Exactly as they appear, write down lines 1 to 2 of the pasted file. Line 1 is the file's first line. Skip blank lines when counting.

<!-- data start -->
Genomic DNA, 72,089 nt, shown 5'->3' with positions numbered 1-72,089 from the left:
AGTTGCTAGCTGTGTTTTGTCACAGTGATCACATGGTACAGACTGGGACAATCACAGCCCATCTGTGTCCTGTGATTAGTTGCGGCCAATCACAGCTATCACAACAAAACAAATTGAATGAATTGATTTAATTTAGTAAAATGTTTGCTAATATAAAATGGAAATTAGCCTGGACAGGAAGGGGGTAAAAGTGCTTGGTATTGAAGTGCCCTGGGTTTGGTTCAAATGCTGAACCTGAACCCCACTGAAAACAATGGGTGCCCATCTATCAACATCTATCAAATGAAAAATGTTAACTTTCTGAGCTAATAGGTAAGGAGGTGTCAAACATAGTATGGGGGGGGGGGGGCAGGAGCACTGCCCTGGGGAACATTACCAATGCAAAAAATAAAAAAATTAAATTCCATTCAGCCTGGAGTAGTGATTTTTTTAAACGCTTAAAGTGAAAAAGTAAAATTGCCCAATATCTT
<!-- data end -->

Genomic DNA, 72,089 nt, shown 5'->3' with positions numbered 1-72,089 from the left:
AGTTGCTAGCTGTGTTTTGTCACAGTGATCACATGGTACAGACTGGGACAATCACAGCCCATCTGTGTCCTGTGATTAGTTGCGGCCAATCACAGCTATCACAACAAAACAAATTGAATGAATTGATTTAATTTAGTAAAATGTTTGCTAATATAAAATGGAAATTAGCCTGGACAGGAAGGGGGTAAAAGTGCTTGGTATTGAAGTGCCCTGGGTTTGGTTCAAATGCTGAACCTGAACCCCACTGAAAACAATGGGTGCCCATCTATCAACATCTATCAAATGAAAAATGTTAACTTTCTGAGCTAATAGGTAAGGAGGTGTCAAACATAGTATGGGGGGGGGGGGGCAGGAGCACTGCCCTGGGGAACATTACCAATGCAAAAAATAAAAAAATTAAATTCCATTCAGCCTGGAGTAGTGATTTTTTTAAACGCTTAAAGTGAAAAAGTAAAATTGCCCAATATCTT